There's no relief in "Urinetown"

Kelrik Productions visits a world where not even going to the bathroom is free

Special to The TribuneJune 12, 2013 

An enthusiastic Kelrik cast takes the satirical “Urinetown, the Musical” and runs with it, fueled by comic energy and lively song and dance. Director Lester Wilson encourages the cast to take advantage of the sense of spontaneity endowed by writers Mark Hollmann and Greg Kotis, who are former improv comics. Each actor adds his or her humorous imprint to the role.

The story is a take-off on the musical genre, and part of the fun is identifying the song-and-dance numbers patterned after other musicals. A small but mighty live band provides the music. The narrator, Officer Lockstock, played by Ryan Manus, explains that this is not a “happy musical.”

The story takes place in a city of the future where a 20-year drought has caused such a water shortage that private toilets have been banned, and people must pay to pee.

After what was called “the stink years,” Urine Good Company, headed by the evil Caldwell B. Cladwell, has bribed legislators and manipulated police to enforce its monopoly on the public toilets. People who relieve themselves on the streets are sent to mysterious Urinetown, a place from which they never return.

Bobby Strong leads a group of the rebel poor in an uprising against the system. He falls in love with Hope Cladwell, the bad guy’s beautiful daughter, but idealism, dreams and hope for the future are not enough in the face of climate change and depletion of the world’s resources. The show was written in 2001, and unfortunately, it is more relevant today than it was then.

This all may sound grim, but it’s far from it. In fact, because of the broad comic style, it’s often hilarious, with songs and dances based on other musicals. A brief battle, accelerated by strobe lights, recalls the “Les Miserables” uprising, and there’s a “Fiddler”-like Cossack dance with the dancers wearing plungers on their heads. Romantic duets by Bobby and Hope are iconic, and a rousing spiritual makes the small ensemble sound like a choir. A plot twist is similar to one in “Sweeney Todd,” and there are more familiar moments.

Lacey McNamara is musical director and also pianist in the band, along with Cheryl Post on drums and Mitch Houseman on bass. Joe Ogren, choreographer, has been seen on Central Coast stages since he was a child. He’s home from New York for the summer and has set some lively dance numbers for the show.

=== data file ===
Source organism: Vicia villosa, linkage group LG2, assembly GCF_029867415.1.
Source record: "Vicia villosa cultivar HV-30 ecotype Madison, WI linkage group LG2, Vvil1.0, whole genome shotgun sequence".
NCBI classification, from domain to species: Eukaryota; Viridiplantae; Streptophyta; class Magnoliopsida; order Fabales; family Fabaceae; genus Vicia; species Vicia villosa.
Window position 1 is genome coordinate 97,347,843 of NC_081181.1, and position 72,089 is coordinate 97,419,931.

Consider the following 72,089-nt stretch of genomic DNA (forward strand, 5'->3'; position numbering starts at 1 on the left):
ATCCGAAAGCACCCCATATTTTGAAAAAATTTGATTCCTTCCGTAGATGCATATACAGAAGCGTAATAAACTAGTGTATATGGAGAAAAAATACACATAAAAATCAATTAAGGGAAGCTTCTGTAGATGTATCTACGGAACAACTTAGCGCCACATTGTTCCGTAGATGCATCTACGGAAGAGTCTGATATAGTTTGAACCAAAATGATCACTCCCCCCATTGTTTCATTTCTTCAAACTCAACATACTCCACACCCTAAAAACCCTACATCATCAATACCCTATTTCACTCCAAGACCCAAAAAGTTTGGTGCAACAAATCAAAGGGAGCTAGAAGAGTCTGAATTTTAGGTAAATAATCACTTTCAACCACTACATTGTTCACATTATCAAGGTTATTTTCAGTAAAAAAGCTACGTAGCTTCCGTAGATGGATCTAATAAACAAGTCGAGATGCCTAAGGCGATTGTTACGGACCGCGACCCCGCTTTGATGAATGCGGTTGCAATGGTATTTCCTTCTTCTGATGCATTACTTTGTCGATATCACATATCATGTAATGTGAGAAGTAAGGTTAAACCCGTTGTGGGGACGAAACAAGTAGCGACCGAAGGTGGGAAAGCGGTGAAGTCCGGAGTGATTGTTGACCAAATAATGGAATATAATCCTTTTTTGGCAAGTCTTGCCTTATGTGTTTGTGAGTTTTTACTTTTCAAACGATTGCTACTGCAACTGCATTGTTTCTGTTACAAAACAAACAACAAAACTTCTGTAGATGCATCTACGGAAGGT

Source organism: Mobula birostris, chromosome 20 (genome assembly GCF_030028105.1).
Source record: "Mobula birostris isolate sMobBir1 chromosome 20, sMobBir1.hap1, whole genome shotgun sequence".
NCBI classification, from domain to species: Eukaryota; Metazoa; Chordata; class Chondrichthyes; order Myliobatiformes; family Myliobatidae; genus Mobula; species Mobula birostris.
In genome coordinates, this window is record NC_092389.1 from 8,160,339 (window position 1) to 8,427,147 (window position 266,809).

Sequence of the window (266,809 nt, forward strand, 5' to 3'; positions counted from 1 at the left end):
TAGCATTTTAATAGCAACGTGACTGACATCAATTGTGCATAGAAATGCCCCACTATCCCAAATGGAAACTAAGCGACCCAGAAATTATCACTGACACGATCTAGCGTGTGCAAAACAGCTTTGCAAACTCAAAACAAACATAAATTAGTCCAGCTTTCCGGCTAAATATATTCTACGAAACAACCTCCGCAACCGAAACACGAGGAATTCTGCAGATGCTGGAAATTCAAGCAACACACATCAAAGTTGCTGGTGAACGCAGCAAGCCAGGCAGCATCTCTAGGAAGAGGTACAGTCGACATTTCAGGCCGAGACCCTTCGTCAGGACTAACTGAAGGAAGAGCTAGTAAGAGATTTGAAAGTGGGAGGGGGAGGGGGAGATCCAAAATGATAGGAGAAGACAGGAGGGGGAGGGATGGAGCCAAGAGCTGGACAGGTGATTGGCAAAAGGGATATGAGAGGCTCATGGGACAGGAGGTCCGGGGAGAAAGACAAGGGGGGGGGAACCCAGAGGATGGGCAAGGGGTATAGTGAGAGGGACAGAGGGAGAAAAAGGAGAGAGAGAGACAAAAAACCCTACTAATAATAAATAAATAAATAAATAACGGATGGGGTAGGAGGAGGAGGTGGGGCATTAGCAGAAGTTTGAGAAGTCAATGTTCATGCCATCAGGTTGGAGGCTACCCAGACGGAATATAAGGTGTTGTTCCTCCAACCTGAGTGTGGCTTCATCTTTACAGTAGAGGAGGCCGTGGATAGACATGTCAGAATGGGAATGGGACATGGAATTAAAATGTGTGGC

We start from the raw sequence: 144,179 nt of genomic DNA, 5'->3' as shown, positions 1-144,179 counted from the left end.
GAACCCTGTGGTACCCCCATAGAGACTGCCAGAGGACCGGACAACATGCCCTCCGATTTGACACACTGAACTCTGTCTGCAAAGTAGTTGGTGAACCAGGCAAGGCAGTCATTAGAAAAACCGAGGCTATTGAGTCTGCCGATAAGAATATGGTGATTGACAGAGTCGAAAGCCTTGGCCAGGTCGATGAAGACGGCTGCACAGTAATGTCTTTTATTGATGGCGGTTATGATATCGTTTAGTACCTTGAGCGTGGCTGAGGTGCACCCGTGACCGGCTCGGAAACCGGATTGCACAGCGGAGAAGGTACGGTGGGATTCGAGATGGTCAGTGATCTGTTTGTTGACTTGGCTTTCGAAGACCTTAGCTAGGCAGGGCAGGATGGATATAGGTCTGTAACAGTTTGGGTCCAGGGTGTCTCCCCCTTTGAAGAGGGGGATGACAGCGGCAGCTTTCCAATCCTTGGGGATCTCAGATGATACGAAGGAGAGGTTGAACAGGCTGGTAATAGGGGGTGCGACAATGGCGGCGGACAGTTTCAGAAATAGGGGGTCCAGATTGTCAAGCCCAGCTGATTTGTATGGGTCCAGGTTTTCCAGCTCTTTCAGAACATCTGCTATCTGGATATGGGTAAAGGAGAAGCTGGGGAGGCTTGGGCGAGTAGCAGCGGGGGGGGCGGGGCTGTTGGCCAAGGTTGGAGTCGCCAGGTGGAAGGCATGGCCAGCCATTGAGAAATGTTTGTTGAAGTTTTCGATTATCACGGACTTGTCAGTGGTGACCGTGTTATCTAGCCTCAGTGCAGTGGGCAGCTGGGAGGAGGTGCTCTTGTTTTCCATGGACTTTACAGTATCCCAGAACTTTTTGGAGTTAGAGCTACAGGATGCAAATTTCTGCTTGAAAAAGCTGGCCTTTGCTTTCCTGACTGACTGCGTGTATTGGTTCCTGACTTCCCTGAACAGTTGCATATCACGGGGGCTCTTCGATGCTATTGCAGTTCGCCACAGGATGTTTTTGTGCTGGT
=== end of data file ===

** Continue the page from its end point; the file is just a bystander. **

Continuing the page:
Cody Pettit, who has had roles in most recent Kelrik shows, is Bobby Strong, who stirs up the poor folks to rally for free peeing after his father is sent to Urinetown for relieving himself in the street. Pettit plays Bobby as sweet and rather clueless, inspired by Hope, who tells him to follow his dream. Sarah Reggiardo is well cast as Hope, and she has a lovely voice to sing duets with Bobby. Arash Shahabi, in a wild fake beard, plays Bobby’s father, and Sandy Schwarer is good as his mother.

Caitlin Tobin is delightful as Little Sally, a streetwise urchin who often questions Officer Lockstock and keeps him informed about what is happening. Lockstock’s goofy sidekick, Officer Barrell (get the joke?) is played with silliness by Ryan Vasquez.

The nasty Mr. Cladwell is played as cold and heartless by Kenny Taylor, clad well in a stiff suit. His colorfully dressed staff is part of the strong ensemble of singers and dancers. Danielle Mendoza, wearing a flamboyant mustache, plays Senator Flipp, Cladwell’s man in the legislature. Debora Schwartz is tough as Penelope Pennywise, gatekeeper and money changer at the public toilets.

Standouts in the fine ensemble are Chloe Davis, as a pregnant protester, and Redzuan Abdul Rahin as a manic member of the resisters. The six- member ensemble joins the principals in the rousing song and dance numbers, making the cast seem larger than it really is.

Director Wilson and Erik Austin designed the set, which goes from gritty urban toilet facilities to Cladwell’s office to a sewer hideout.

This is one of those big musicals that translates well into a small space, its comedy and its message intact.

At intermission the rest room line was out the door — power of suggestion maybe — and people were joking about how much it should cost to use the facilities.


8 p.m. Fridays and Saturdays through June 29
Unity, 1490 Southwood Drive, San Luis Obispo
543-7529 or

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